Stephen Donaldson Lounge

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The Stephen Donaldson Lounge is the lounge and library used by the LGBT community at Columbia. It is located in the basement of Furnald Hall. It was originally known as the Gay Lounge until being renamed for Stephen Donaldson.


The successor to the Student Homophile League, Gay People at Columbia, had been using an empty room in Furnald's basement since the spring of 1971 as an unofficial meeting place. They successfully lobbied the Undergraduate Dormitory Council (UDC) of Furnald Hall to give official recognition to the lounge. Columbia administrators, such as President McGill and Dean of Columbia College Carl Hovde had initially expressed opposition to any official recognition of the lounge.

In October of that year, Dean Hovde received a letter from the American Civil Liberties Union urging him to reverse his opposition to a Gay Lounge, calling his position arbitrary and discriminatory because other minority groups were also granted facilities. There was already established the Malcolm X Lounge in Hartley Hall, an Asian lounge in Carman Hall, and a Latin lounge in Lewisohn Hall. [1]

In November, the UDC appealed to the trustees of the university in regards to the administrations decision to refuse recognition of the Gay Lounge. The Spectator noted that this was the first time a student organization had appealed to the trustees over an administrative ruling. [2]. It was also the first time that the trustees had heard from Columbia students on any issue. They upheld the administration's decision not to recognize the Gay Lounge.

During this controversy, while the administration refused to grant official recognition, they took no action to close the lounge.

1972 - The Gay Student Occupation of Low Library

The following summer, in June 1972, Peter Pouncey was named the ninth Dean of Columbia College. In September, Dean Pouncey went against the wishes of the trustees and finally granted official Columbia recognition to the Gay Lounge, making it the first gay student lounge in the world.

In November, a gay alumnus donated $3500 to the Dean's Discretionary Fund to furnish the Gay Lounge, but the Assistant Vice President for Public Affairs for the university stated that it would be highly problematic if the funds were used for this purpose.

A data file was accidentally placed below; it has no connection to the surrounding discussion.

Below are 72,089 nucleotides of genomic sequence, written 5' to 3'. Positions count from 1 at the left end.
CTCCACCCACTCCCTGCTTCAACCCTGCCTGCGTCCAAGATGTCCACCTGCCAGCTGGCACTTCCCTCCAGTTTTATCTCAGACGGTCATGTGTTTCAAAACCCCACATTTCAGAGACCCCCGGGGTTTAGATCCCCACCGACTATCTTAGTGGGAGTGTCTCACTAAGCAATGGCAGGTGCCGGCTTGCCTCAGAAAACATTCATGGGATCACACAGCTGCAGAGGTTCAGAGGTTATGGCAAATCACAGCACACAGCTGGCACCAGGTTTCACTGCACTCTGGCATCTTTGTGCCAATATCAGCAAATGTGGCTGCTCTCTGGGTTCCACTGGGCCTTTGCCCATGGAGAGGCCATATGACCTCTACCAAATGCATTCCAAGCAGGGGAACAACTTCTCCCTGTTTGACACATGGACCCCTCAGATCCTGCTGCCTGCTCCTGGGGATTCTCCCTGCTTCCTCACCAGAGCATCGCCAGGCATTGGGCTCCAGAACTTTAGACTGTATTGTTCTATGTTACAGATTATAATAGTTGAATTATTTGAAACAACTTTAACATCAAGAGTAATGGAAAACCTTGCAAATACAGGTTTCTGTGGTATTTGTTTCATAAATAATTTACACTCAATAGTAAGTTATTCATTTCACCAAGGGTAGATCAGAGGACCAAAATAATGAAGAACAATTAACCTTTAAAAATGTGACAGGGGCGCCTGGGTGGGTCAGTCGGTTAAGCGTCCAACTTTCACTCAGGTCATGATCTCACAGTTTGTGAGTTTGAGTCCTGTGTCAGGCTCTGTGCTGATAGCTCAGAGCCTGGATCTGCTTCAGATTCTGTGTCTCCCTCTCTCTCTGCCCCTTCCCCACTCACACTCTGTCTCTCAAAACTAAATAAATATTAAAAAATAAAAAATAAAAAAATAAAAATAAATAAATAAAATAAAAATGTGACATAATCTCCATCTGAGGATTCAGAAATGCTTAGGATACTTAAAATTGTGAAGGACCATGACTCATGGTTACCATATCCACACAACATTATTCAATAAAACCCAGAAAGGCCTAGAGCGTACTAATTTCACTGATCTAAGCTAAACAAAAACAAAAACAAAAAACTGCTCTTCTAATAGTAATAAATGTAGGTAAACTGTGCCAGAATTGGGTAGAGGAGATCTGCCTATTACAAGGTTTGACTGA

The same month, the same alumnus was convinced to donate another $2500 to the Undergraduate Dormitory Council of Furnald Hall, in an attempt to bypass Low Library blocking of the initial donation going to the Gay Lounge.

At the end of November, twenty five students occupied President McGill's office in Low Library.

They threatened to stage a mass demonstration on campus if the lounge were not recognized. After the occupation, McGill wrote a letter to Gay People at Columbia that he would no longer stand in the way of opposing official recognition of the Gay Lounge. [3] In the letter, McGill also expressed support for "homosexual studies" at Columbia, noting that the nature of homosexuality.. homosexual life styles and the full range of social problems experienced by homosexuals" are "appropriate for academic study." McGill conceded that the university can "be said to discriminate unintentionally against homosexuals," because "we develop most of our assumptions from the prevailing attitudes of the larger society."

One notable opponent of the Gay Lounge was Lionel Trilling. "Trilling was opposed to a gay lounge because he thought repressed homosexuals were more neurotic and therefore more creative than gay people who were open about their sexuality," wrote Jonah Raskin. [4]


On Friday, November 15, 1996, the Student Gay Lounge in the basement of Furnald Hall was renanamed the Stephen Donaldson Lounge in Donaldson's memory. Hunter College professor Wayne Dynes gave remarks formally installed the plaque. Another speaker was Dean Peter Awn. President George Rupp, Provost Jonathan Cole, University Chaplain Jewelnel Davis, and Assoc. Dean Kathryn Yatrakis attended the ceremony. [5]